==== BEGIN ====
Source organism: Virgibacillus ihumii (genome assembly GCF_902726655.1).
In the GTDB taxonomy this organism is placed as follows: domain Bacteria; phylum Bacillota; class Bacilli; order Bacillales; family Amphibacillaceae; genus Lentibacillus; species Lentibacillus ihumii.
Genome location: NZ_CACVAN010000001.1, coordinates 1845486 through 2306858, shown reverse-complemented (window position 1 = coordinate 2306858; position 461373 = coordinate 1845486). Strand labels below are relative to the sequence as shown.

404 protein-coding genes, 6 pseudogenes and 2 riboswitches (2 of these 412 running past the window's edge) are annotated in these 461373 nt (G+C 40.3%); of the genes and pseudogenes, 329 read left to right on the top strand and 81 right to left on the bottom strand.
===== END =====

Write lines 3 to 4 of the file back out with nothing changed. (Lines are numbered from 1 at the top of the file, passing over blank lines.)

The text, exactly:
Genome location: NZ_CACVAN010000001.1, coordinates 1845486 through 2306858, shown reverse-complemented (window position 1 = coordinate 2306858; position 461373 = coordinate 1845486). Strand labels below are relative to the sequence as shown.

404 protein-coding genes, 6 pseudogenes and 2 riboswitches (2 of these 412 running past the window's edge) are annotated in these 461373 nt (G+C 40.3%); of the genes and pseudogenes, 329 read left to right on the top strand and 81 right to left on the bottom strand.